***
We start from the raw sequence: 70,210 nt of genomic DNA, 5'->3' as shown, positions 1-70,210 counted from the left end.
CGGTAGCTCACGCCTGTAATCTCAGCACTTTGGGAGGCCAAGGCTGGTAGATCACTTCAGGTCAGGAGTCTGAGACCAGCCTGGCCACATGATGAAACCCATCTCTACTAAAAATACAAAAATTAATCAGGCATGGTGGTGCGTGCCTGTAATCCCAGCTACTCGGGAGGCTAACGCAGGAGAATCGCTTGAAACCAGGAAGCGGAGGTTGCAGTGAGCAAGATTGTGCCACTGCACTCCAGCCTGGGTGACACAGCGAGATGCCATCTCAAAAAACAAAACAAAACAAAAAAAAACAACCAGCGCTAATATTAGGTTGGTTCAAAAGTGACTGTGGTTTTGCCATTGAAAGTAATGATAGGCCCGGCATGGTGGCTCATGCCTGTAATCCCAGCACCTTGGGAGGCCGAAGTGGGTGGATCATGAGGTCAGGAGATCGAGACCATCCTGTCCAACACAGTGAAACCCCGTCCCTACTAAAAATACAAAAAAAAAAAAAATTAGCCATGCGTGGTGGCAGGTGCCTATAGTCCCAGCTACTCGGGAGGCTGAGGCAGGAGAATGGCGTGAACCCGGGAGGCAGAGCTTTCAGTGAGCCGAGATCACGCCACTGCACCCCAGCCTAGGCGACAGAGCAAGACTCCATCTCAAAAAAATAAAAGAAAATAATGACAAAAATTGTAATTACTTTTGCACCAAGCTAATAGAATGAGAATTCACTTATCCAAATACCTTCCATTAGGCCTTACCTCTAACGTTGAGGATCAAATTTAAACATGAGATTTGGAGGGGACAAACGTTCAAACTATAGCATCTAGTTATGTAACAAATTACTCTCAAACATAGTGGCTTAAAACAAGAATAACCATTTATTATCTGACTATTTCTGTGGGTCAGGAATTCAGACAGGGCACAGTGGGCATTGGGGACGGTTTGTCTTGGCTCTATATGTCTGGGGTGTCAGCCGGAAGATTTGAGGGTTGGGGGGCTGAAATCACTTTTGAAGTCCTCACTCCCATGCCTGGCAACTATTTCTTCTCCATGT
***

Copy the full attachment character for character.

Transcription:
We start from the raw sequence: 70,210 nt of genomic DNA, 5'->3' as shown, positions 1-70,210 counted from the left end.
CGGTAGCTCACGCCTGTAATCTCAGCACTTTGGGAGGCCAAGGCTGGTAGATCACTTCAGGTCAGGAGTCTGAGACCAGCCTGGCCACATGATGAAACCCATCTCTACTAAAAATACAAAAATTAATCAGGCATGGTGGTGCGTGCCTGTAATCCCAGCTACTCGGGAGGCTAACGCAGGAGAATCGCTTGAAACCAGGAAGCGGAGGTTGCAGTGAGCAAGATTGTGCCACTGCACTCCAGCCTGGGTGACACAGCGAGATGCCATCTCAAAAAACAAAACAAAACAAAAAAAAACAACCAGCGCTAATATTAGGTTGGTTCAAAAGTGACTGTGGTTTTGCCATTGAAAGTAATGATAGGCCCGGCATGGTGGCTCATGCCTGTAATCCCAGCACCTTGGGAGGCCGAAGTGGGTGGATCATGAGGTCAGGAGATCGAGACCATCCTGTCCAACACAGTGAAACCCCGTCCCTACTAAAAATACAAAAAAAAAAAAAATTAGCCATGCGTGGTGGCAGGTGCCTATAGTCCCAGCTACTCGGGAGGCTGAGGCAGGAGAATGGCGTGAACCCGGGAGGCAGAGCTTTCAGTGAGCCGAGATCACGCCACTGCACCCCAGCCTAGGCGACAGAGCAAGACTCCATCTCAAAAAAATAAAAGAAAATAATGACAAAAATTGTAATTACTTTTGCACCAAGCTAATAGAATGAGAATTCACTTATCCAAATACCTTCCATTAGGCCTTACCTCTAACGTTGAGGATCAAATTTAAACATGAGATTTGGAGGGGACAAACGTTCAAACTATAGCATCTAGTTATGTAACAAATTACTCTCAAACATAGTGGCTTAAAACAAGAATAACCATTTATTATCTGACTATTTCTGTGGGTCAGGAATTCAGACAGGGCACAGTGGGCATTGGGGACGGTTTGTCTTGGCTCTATATGTCTGGGGTGTCAGCCGGAAGATTTGAGGGTTGGGGGGCTGAAATCACTTTTGAAGTCCTCACTCCCATGCCTGGCAACTATTTCTTCTCCATGT